Coming soon to West Seattle: “Enhanced” driver licenses

This Tacoma News-Tribune article reminds us that West Seattle’s Department of Licensing office will soon be one of only 11 in the state (full list here) where you can get the new “enhanced” driver licenses and ID cards that can get you into and out of Canada by land or sea. They’re supposed to be available starting January 22nd, and you’ll have to make an appointment if you want to get one. The state DOL website has a sheaf of info about how these new licenses/cards work.

12 Replies to "Coming soon to West Seattle: "Enhanced" driver licenses"

  • Sue December 26, 2007 (7:01 am)

    Thanks for mentioning this – it’s the first I’d heard of it. We were just up in Canada last week and had to provide passports and licenses, so it would definitely be easier to have only one.

  • Kayleigh December 26, 2007 (8:43 am)

    Sounds like another way for the government to track your whereabouts. No thank you.

    Spoken from someone who is on the “Selectee List” at the airport.

  • MJD December 26, 2007 (1:39 pm)

    I few years back I worked at the border and had to trek into Canada on a daily basis, I think this is a great idea. Especially since U.S. Customs is more stringent on passports.

  • mrsB December 26, 2007 (2:02 pm)

    I agree with Sue and MJD – safer and easier than having to carry a passport – and Kayleigh, why do you think the EDL is any different than a passport for the government to use in tracking your whereabouts!

  • coffee geek December 26, 2007 (3:23 pm)

    We’re planing on the NEXUS pass for next summer’s mountain biking season….even speedier thru the border crossings.

  • Sue December 26, 2007 (7:32 pm)

    I’m sure the government already has many other ways to track me. Like when I crossed over from Canada, had to stop so they could take a photo of the car (and presumably me), and then had them swipe my passport into something. If I’m not doing something wrong, I really don’t care who knows where I am.

  • Kayleigh December 26, 2007 (7:47 pm)

    Mrs. B, did you read the article? Did you read it’s tracked via a computer chip?

    Have you been singled out for extra security at the airport? Have you been handed a letter that says “you are deemed a threat to national security”? Because I have.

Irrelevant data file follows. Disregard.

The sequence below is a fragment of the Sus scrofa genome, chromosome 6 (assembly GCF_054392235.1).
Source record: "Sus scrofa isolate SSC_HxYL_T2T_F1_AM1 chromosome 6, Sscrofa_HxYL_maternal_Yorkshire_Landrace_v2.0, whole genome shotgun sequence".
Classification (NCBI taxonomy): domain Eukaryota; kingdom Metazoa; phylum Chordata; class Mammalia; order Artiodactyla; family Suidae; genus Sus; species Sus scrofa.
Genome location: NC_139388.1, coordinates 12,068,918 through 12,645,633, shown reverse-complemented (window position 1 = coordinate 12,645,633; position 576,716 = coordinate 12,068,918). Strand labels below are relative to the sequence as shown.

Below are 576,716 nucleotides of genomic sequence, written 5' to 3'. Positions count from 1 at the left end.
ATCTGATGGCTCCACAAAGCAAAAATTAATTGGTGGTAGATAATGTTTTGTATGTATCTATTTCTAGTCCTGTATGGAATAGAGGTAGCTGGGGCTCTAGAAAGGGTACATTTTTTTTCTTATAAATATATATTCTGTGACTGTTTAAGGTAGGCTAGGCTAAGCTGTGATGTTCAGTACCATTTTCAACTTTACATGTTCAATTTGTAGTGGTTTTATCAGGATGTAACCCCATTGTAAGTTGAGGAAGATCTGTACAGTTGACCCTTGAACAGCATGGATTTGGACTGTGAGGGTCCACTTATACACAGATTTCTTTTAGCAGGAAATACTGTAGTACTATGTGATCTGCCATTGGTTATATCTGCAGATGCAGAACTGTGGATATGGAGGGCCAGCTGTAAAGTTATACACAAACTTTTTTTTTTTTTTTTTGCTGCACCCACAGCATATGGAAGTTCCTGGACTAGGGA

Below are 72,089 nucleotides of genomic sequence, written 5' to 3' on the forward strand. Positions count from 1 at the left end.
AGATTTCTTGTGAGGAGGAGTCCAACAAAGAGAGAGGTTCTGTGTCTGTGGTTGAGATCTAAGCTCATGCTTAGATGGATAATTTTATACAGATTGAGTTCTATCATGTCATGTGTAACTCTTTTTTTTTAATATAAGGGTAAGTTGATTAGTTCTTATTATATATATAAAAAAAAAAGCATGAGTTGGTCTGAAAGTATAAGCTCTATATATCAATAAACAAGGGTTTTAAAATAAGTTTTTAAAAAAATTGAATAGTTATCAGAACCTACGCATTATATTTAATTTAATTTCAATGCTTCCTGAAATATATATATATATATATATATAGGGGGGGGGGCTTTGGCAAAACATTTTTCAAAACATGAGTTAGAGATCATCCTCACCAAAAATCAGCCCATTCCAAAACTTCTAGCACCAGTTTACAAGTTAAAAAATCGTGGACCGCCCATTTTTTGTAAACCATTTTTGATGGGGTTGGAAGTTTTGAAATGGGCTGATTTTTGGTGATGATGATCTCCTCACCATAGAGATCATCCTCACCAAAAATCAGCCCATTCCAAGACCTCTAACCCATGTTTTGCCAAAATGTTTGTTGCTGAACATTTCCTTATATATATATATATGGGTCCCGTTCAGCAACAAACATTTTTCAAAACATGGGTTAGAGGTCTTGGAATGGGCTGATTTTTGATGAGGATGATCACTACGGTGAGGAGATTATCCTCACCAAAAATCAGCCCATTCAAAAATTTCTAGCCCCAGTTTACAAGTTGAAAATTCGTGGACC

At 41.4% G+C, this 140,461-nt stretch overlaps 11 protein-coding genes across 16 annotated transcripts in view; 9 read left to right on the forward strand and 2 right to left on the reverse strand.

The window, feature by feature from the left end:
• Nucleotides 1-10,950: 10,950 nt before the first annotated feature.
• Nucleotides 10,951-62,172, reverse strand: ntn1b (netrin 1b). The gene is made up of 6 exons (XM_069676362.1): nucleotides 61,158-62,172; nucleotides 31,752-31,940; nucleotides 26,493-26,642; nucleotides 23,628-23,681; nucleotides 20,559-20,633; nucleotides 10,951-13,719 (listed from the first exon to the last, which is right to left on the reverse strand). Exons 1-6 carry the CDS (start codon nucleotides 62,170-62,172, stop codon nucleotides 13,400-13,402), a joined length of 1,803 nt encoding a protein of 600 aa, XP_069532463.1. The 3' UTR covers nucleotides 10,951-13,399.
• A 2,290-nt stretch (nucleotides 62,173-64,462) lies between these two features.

• mrsB December 26, 2007 (9:07 pm)

    Kayleigh – all newly issued passports have a computer chip embedded in them……you’re being tracked no matter what form of identification you use to cross the border.

  • Kayleigh December 27, 2007 (4:56 am)

    Last time I crossed the boarder, I didn’t need a passport; I had a birth certificate.

    Nice that some of you are willing to sacrifice freedom and privacy to save 15 minutes. I’m not.

  • Sue December 27, 2007 (8:19 am)

    Kayleigh, I can certainly understand your distrust given the situations you’ve experienced – I’m sure no words can describe what that is like, and I’m sorry it has happened to you.

  • MJD December 27, 2007 (8:57 am)

    Passports will be required within the next year to return into the US. (Although DHS has been pushing this date back over the past year.) Hope you aren’t planning any international travel in the future!

    (link to CBP page.)

  • Doug Klunder January 2, 2008 (8:51 am)

    I know I’m jumping in late, but since I’m both a West Seattle resident and work on this issue professionally (as the Privacy Project Director for the ACLU of Washington), I figured it’s worth the late comment.

    The fear about tracking has nothing to do with border crossings — as Sue points out, that information is already tracked. The problem is that the RFID chip in the enhanced driver’s license will allow people to be tracked away from the border, by both government and private users (e.g., retailers). In essence, the driver’s license will broadcast a unique identifier to anybody who cares to read it, with a range of 20 feet. And the key difference between this and the passport, mrsB, is that the passport has a variety of security mechanisms to prevent tracking — unlike the enhanced driver’s license. The *only* protection for the enhanced driver’s license is if the driver keeps the license in a metallic sleeve all the time (except when crossing the border). If not, it is quite possible for a retailer to scan your license whenever you walk into a store, look at certain items, check out, etc., all without your knowledge.

    Take a look at this fact sheet for more information.

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